Michael Huynh isn’t the only one who thinks it’s a good time to be in the restaurant business. In Entrepreneur, Regina Schrambling points out that applications to open new restaurants in New York were actually up 25 percent during the first part of the year, and sales are up at certain stripped-down, accessibly priced restaurants like the New French. Schrambling says studies have shown that the risk of closing is just as great during good times and bad, and the reasons are many.
Rents have dropped by as much as 66 percent in prime locations, and landlords are actually offering abatements. There’s a huge pool of talented chefs and workers desperate for jobs and willing to work for much less. And, as Hoffman says, “There’s money sitting on the sidelines” to be tapped for investments, even if banks are not loaning at all.
Today, a new restaurant will likely need much, much less of it. Just a few years ago, startup costs could easily be in the millions, with most of that shelled out to a designer and publicist. Like many restaurateurs today, Hoffman and his team were able to open on an apron string — a mere $30,000 investment — in part because the expectations for the restaurant experience have changed so radically.
Plush dining rooms, star chefs and menus built around foie gras and truffles feel outdated — while rooms that are simple, with a personal touch, feel right. The trendiest dishes of 2009 were built around less expensive ingredients, such as bacon, seasonal produce and good ground beef — which means restaurants can charge less per dish but still make more money on them. A new generation of diners watching the Food Network and Top Chef is more interested in what’s on the plate than if a headwaiter is on the premises: They want value, not glitz.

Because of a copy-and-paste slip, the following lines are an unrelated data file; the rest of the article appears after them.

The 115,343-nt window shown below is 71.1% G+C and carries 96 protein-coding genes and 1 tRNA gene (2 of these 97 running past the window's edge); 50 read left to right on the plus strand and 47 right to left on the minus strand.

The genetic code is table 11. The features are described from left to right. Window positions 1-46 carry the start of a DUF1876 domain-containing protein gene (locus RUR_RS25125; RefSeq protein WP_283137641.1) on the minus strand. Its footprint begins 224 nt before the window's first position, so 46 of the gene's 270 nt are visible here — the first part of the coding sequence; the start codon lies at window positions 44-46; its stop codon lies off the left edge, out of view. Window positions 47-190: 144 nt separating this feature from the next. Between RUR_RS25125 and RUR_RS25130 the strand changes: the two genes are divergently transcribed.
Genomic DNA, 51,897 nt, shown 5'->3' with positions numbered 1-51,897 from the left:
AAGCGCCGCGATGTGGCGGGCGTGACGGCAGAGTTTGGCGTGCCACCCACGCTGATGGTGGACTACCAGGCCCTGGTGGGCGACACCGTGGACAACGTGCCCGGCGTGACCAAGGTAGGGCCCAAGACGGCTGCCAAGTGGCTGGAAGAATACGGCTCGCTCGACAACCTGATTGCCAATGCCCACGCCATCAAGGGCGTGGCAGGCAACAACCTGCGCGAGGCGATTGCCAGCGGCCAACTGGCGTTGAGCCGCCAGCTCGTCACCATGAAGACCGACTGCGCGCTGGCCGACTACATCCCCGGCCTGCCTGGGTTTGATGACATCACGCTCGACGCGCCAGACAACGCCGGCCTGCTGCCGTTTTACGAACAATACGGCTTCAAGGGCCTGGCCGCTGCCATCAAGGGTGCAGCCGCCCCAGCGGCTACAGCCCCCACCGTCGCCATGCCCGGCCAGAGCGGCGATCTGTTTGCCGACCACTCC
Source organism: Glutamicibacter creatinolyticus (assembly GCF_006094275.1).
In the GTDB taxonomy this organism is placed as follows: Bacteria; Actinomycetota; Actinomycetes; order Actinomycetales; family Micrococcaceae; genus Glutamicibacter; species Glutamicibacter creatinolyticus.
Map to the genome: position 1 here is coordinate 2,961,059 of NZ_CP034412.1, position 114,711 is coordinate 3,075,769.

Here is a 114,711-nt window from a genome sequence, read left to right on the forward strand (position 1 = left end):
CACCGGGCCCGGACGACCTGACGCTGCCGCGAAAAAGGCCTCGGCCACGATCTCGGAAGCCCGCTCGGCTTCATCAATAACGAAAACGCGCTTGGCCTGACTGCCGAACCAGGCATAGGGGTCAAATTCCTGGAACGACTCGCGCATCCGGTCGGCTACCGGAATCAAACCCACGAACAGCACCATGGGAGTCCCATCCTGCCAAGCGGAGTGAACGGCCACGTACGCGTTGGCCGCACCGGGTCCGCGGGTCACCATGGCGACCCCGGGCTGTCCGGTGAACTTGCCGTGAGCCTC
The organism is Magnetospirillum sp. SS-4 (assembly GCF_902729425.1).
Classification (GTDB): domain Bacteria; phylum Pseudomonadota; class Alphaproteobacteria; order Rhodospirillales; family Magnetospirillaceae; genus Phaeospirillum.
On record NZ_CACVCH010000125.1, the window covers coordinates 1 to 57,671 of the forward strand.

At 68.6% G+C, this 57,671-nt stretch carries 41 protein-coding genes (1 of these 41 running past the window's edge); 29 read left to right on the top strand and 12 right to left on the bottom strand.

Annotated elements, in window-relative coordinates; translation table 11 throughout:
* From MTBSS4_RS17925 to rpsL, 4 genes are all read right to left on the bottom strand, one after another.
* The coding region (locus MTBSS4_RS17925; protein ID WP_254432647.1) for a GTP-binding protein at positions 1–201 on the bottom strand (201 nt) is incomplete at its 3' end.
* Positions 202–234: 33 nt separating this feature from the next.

Sounds great, right? Well, not so great for chefs, contractors, and the guy who used to launder all the napkins: “Restaurant owners have also gained the upper hand in negotiations with service providers from upholsterers to contractors, who are strapped for cash and anxious for jobs. There are ‘deals’ to be made on staff too. Says [Philip] Hoffman [of the New French], ‘A chef who wanted $100,000 before may now deal for as little as $35,000.’”
Ouch. Of course, it’s not a great time for publicists, either. Schrambling points out that blogs like this one make it easy for restaurants to get the word out — and yes, all you have to do is e-mail us. Ain’t the new economy grand?
Why Now is the Time to Open a Restaurant [Entrepreneur]